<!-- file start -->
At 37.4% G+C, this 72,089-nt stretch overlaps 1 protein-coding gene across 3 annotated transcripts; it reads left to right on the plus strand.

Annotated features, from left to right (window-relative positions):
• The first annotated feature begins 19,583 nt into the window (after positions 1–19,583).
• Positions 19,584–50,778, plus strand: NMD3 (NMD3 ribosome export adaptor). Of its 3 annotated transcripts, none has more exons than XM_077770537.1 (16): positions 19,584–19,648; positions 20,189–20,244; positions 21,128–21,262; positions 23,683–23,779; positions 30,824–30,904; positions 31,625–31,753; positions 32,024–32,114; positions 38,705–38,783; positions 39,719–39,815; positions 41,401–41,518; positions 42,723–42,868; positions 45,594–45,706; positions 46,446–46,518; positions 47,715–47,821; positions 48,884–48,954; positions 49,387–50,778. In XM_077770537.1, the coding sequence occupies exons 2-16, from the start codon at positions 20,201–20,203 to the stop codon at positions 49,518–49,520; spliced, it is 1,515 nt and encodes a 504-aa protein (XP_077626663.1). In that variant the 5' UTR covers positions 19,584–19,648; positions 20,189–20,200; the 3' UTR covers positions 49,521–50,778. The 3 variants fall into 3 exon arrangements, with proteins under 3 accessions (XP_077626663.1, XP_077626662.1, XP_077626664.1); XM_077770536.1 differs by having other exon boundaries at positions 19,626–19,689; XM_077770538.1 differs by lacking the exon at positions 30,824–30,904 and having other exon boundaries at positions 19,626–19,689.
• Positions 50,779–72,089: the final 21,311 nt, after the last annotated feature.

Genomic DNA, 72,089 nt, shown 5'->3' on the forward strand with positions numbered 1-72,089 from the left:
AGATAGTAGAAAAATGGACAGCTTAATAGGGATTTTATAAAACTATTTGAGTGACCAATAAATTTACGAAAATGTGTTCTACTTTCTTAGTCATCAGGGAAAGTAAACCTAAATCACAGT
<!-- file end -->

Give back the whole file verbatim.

At 37.4% G+C, this 72,089-nt stretch overlaps 1 protein-coding gene across 3 annotated transcripts; it reads left to right on the plus strand.

Annotated features, from left to right (window-relative positions):
• The first annotated feature begins 19,583 nt into the window (after positions 1–19,583).
• Positions 19,584–50,778, plus strand: NMD3 (NMD3 ribosome export adaptor). Of its 3 annotated transcripts, none has more exons than XM_077770537.1 (16): positions 19,584–19,648; positions 20,189–20,244; positions 21,128–21,262; positions 23,683–23,779; positions 30,824–30,904; positions 31,625–31,753; positions 32,024–32,114; positions 38,705–38,783; positions 39,719–39,815; positions 41,401–41,518; positions 42,723–42,868; positions 45,594–45,706; positions 46,446–46,518; positions 47,715–47,821; positions 48,884–48,954; positions 49,387–50,778. In XM_077770537.1, the coding sequence occupies exons 2-16, from the start codon at positions 20,201–20,203 to the stop codon at positions 49,518–49,520; spliced, it is 1,515 nt and encodes a 504-aa protein (XP_077626663.1). In that variant the 5' UTR covers positions 19,584–19,648; positions 20,189–20,200; the 3' UTR covers positions 49,521–50,778. The 3 variants fall into 3 exon arrangements, with proteins under 3 accessions (XP_077626663.1, XP_077626662.1, XP_077626664.1); XM_077770536.1 differs by having other exon boundaries at positions 19,626–19,689; XM_077770538.1 differs by lacking the exon at positions 30,824–30,904 and having other exon boundaries at positions 19,626–19,689.
• Positions 50,779–72,089: the final 21,311 nt, after the last annotated feature.

Genomic DNA, 72,089 nt, shown 5'->3' on the forward strand with positions numbered 1-72,089 from the left:
AGATAGTAGAAAAATGGACAGCTTAATAGGGATTTTATAAAACTATTTGAGTGACCAATAAATTTACGAAAATGTGTTCTACTTTCTTAGTCATCAGGGAAAGTAAACCTAAATCACAGT